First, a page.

Sunday, December 21, 2008


I remember it distinctly....
The day I walked into the office of the newly formed 211th MPAD. I was on my way out of the Army, and it was a last-ditch effort of a certain Major that I knew to keep me in. I'd been with the 7-6 Cav for the past six years and my time was up. "Just go talk to the command and get a feel for the MOS choices there," he said. I'd driven the 120 miles from Houston thinking, "I'm done, why is he sending me here?"
As I said, I walked in early that morning and introduced myself to a 1st Lt. Tony Lopez who asked a lot of questions and joked around quite a bit. I also ran into Staff Sgt. Tim Williams, Staff Sgt. Robert Ramon, and Spc. Alex Delgado. Williams and Ramon introduced me to the 46-series specialties (print and broadcast journalism) and I fell hard. I realized that I can stay in the Army and do what I enjoy (photojournalism, which I taught at school) and 'retire' from aviation (the Cav).
As we were leaving that afternoon, Lopez asked me if I was still interested in transferring to the 211th. I said yes. Ever since that day back in early 2001, I've worked in the building where we've been completing a lot of our pre-mobilization training for the unit's second deployment. The next day, back at work, Maj. Beesley had a grin on his face as he asked me how I liked what I saw over the weekend. He knew.
Now, he's Col. Beesley, Chief of Staff of the 90th RRC. Sgt. 1st Class Ramon is still serving in Public Affairs. Williams is now a captain serving with the National Guard and Staff Sgt. Delgado will soon become an officer (no, I won't go direct!). Maj. Lopez is now with the Public Affairs Operations Center that we'll be working with in Iraq. We've all moved on and grown professionally. I've been working for the 211th in that same building since its early days. I had a short hiatus from the 211th when Col. Beesley tapped me to be his PAO with the 321st Sustainment Brigade from 2005-2007. Now, I'm back as a team NCOIC.
So, it felt kind of strange when we began cleaning our offices and moving our unit stuff into storage in preparation for our year-long deployment. Everyone was moving about quickly amid the clamor of office furniture being moved around. Bulletin boards were being taken down and boards were being erased. Funny, I didn't feel like this last time when we went to Afghanistan. I felt like a lot of time has passed since that fateful day when I decided to venture into Public Affairs. Older....I guess you can say. I know that if I wasn't working in PA, I would've already left the Army.
We have one more day at the Moore Memorial Reserve Center, current home of the 211th MPAD before we go home for the holiday break to be with our families. Once we leave, the 420th Engineer Brigade assumes most of our office space. When we come back from our deployment, all but a few of the Soldiers in our unit will either go back to the unit they cross-leveled from or transfer somewhere else if they are AGR. I'm going to be in the same situation I found myself in 7 years ago: re-enlist and stay with the 211th or get out of the Army when I return home. I'm sure Col. Beesley will have something to say about that. The more things change, the more they stay the same.

Saturday, December 20, 2008

A Modern Inferno...

I guess it's the teacher in me....
Ever since we've had our first cold blast (and ensuing snowball fights), the heat has been on in our building. Normally at this time of year, that's not a problem. Right now, however, with the extreme fluctuation of temperature (the high for today is near 80!), we're enduring a sort of hell.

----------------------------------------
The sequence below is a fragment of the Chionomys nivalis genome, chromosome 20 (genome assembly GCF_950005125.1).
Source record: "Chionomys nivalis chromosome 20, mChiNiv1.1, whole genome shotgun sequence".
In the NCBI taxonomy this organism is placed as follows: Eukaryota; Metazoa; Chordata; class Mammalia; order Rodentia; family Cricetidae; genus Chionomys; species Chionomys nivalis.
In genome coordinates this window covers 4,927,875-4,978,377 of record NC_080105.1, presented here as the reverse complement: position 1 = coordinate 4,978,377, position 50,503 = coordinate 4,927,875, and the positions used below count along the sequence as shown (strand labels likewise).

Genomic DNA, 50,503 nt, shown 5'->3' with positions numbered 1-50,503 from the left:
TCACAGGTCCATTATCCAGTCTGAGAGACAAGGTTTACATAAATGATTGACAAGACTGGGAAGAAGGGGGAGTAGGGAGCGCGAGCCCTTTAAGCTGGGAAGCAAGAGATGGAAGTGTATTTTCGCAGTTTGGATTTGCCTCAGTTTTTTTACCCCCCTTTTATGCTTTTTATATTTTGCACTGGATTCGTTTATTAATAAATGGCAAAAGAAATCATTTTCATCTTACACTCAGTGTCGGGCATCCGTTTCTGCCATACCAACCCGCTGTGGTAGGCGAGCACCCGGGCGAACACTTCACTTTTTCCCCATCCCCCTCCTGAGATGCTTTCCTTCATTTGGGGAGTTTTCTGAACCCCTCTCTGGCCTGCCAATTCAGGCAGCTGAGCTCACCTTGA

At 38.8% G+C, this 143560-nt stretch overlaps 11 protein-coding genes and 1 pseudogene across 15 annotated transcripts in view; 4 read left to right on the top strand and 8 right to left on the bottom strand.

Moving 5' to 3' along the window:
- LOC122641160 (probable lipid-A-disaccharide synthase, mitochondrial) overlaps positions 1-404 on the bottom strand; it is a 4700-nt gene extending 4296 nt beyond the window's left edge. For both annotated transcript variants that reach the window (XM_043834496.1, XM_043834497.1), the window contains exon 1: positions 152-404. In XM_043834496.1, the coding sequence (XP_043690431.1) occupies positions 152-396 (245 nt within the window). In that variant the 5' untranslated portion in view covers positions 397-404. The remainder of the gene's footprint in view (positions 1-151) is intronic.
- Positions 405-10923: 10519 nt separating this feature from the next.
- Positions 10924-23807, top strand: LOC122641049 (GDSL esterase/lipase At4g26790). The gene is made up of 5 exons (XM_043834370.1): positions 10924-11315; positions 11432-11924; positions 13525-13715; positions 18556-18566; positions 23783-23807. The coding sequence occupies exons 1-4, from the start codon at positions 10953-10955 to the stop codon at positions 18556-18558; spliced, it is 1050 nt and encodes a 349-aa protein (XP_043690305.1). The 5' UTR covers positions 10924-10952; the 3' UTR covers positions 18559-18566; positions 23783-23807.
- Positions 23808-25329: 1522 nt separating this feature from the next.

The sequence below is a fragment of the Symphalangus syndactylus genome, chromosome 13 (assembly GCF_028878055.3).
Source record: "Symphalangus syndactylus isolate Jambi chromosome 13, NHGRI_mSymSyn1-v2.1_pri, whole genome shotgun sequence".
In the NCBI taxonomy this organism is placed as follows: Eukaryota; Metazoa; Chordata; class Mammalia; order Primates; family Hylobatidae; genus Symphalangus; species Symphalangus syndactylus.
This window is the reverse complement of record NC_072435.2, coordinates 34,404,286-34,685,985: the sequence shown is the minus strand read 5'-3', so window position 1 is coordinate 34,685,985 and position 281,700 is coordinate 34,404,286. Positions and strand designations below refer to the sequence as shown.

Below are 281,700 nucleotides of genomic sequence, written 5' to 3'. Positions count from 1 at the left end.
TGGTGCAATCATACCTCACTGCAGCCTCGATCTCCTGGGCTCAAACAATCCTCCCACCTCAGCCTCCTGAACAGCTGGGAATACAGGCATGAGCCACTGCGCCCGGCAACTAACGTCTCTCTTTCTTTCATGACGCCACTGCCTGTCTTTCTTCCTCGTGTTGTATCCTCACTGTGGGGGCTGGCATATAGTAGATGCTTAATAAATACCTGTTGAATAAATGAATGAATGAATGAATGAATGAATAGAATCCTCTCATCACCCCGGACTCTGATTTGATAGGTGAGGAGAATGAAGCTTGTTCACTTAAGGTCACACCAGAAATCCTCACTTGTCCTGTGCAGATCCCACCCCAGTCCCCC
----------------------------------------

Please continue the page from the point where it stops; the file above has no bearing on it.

So, I've been comparing this building and its many rooms to Dante's Inferno. When it's warm outside and the heat is on, there is little relief to be had while you're working.
Unfortunately, we don't have a great Roman poet to guide, I'll be your guide if you'll follow me. We start by entering the 'drill hall' or what was the chow hall in the old days. That cavernous area is usually close to the outside temperature...where the trees are so it's like the wooded area that Dante wanders around in. This is the Vestibule.
The double doors to the building can function as the Gates of Hell in a sense...Abandon All Logic Ye Who Enter Here. Come on in...we open the door to a blast of heat. Welcome to 'Hell'. Charon is not available right now to ferry you around, that's still me.
The first floor of the building could be Limbo. So many things that can kinda happen or not....we just never know. Many souls here claim innocence. Then you have the Circles of Hell, nine in all. For our purposes these Circles are some of our rooms here in the building. Each room or circle has its own level of 'punishment' and temperature.
We enter a small stairwell and work our way up to the second floor. Upon entering the 2nd floor of the building, the heat becomes uncomfortable. Little beasties surround you screaming, "Get out!", their faces contort with pleasure and they writhe in euphoric bliss. Stroll into my office and the temperature rises. In here the River Styx winds around the desks, the wrathful pulled here and there in the current.
At one end of the building is the City of Dis. A city within our confines of Hell. Flaming demons guard the gate and an Angel arrives to force the door open for us. Major and minor creatures rule here. Centaurs, angels, and demons stomp about, focusing on this and that. As you leave you can see the souls of the wicked strike and bite each other and fed to the god of riches, Pluto. The Hall of Hounds lead you to our destination...
The beasties flutter about gasping and pulling at you to enter the mouth of Hell. You may want to stop to examine the masses of policy letters and announcements curling on the bulletin board...but you need to keeping following me into the Ninth Circle...the admin room. Standing at the threshold of the room, the heat pounds your body in waves.